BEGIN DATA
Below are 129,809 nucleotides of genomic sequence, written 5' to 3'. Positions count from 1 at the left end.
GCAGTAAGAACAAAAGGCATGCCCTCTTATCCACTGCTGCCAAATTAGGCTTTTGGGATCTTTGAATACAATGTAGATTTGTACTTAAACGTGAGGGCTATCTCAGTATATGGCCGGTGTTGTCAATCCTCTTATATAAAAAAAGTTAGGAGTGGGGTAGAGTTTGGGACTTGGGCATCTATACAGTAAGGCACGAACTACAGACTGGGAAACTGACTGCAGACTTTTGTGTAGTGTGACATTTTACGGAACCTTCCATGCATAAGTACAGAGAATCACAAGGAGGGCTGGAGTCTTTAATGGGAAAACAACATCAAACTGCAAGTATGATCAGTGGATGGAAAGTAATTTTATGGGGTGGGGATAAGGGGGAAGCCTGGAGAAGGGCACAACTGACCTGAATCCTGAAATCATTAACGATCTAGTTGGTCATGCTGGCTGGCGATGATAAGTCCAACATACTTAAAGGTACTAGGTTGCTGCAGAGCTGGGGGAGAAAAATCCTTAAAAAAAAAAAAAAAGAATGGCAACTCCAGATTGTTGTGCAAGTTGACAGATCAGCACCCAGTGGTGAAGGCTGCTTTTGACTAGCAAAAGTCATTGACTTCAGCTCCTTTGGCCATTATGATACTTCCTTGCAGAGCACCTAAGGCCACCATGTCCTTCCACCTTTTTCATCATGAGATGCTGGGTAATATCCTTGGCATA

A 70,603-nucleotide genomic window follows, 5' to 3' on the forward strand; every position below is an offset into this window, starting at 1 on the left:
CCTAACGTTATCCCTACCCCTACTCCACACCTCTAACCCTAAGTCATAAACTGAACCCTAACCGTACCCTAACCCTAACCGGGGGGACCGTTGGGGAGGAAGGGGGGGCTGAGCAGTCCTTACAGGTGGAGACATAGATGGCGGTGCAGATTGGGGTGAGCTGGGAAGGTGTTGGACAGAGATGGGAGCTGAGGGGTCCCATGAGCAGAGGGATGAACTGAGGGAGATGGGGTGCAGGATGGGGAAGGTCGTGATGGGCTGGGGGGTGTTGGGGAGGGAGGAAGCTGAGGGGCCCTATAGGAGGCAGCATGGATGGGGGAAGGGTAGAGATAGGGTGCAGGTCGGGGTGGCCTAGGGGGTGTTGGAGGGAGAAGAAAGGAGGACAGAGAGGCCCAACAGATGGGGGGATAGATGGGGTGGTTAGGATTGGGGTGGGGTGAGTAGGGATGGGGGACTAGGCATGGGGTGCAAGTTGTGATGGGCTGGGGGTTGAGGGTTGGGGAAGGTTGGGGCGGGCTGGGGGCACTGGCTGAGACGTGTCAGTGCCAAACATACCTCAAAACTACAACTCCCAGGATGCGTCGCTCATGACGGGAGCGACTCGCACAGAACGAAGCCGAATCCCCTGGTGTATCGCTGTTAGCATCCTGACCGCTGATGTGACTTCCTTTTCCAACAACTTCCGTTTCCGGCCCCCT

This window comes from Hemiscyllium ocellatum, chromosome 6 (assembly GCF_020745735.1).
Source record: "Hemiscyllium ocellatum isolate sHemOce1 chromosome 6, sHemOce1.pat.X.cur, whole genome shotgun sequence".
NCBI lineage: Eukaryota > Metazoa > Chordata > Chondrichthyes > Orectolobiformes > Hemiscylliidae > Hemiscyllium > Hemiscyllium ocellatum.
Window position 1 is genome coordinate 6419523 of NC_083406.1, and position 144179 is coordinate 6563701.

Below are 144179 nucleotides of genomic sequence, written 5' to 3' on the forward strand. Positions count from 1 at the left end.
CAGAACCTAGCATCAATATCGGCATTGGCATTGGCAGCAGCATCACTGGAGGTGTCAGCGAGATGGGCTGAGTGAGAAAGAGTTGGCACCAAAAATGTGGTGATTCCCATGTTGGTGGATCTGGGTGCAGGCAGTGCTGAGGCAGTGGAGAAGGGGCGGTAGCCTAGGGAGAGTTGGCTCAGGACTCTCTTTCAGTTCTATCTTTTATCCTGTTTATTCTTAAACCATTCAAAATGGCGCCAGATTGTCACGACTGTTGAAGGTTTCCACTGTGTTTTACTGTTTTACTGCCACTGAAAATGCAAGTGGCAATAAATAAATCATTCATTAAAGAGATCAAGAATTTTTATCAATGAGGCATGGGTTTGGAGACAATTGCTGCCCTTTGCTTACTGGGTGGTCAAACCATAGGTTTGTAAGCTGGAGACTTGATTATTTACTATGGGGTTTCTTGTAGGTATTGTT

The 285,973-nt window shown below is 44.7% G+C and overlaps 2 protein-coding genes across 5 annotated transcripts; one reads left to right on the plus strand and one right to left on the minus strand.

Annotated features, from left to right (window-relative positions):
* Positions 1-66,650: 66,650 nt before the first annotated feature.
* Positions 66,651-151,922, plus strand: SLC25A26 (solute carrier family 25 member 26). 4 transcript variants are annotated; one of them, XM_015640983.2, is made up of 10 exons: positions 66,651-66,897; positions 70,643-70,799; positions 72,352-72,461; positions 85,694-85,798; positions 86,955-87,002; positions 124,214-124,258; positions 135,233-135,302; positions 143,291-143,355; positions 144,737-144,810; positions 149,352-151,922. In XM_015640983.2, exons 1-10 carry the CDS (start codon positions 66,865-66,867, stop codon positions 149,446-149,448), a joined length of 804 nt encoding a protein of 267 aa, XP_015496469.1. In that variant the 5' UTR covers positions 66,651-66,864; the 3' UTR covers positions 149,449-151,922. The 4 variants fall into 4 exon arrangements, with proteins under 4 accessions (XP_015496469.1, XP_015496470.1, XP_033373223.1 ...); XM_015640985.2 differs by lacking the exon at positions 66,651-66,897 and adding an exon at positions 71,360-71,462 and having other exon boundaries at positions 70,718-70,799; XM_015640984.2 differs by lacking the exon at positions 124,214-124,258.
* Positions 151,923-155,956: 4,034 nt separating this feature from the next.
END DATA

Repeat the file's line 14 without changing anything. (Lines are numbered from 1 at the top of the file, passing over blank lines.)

* Positions 66,651-151,922, plus strand: SLC25A26 (solute carrier family 25 member 26). 4 transcript variants are annotated; one of them, XM_015640983.2, is made up of 10 exons: positions 66,651-66,897; positions 70,643-70,799; positions 72,352-72,461; positions 85,694-85,798; positions 86,955-87,002; positions 124,214-124,258; positions 135,233-135,302; positions 143,291-143,355; positions 144,737-144,810; positions 149,352-151,922. In XM_015640983.2, exons 1-10 carry the CDS (start codon positions 66,865-66,867, stop codon positions 149,446-149,448), a joined length of 804 nt encoding a protein of 267 aa, XP_015496469.1. In that variant the 5' UTR covers positions 66,651-66,864; the 3' UTR covers positions 149,449-151,922. The 4 variants fall into 4 exon arrangements, with proteins under 4 accessions (XP_015496469.1, XP_015496470.1, XP_033373223.1 ...); XM_015640985.2 differs by lacking the exon at positions 66,651-66,897 and adding an exon at positions 71,360-71,462 and having other exon boundaries at positions 70,718-70,799; XM_015640984.2 differs by lacking the exon at positions 124,214-124,258.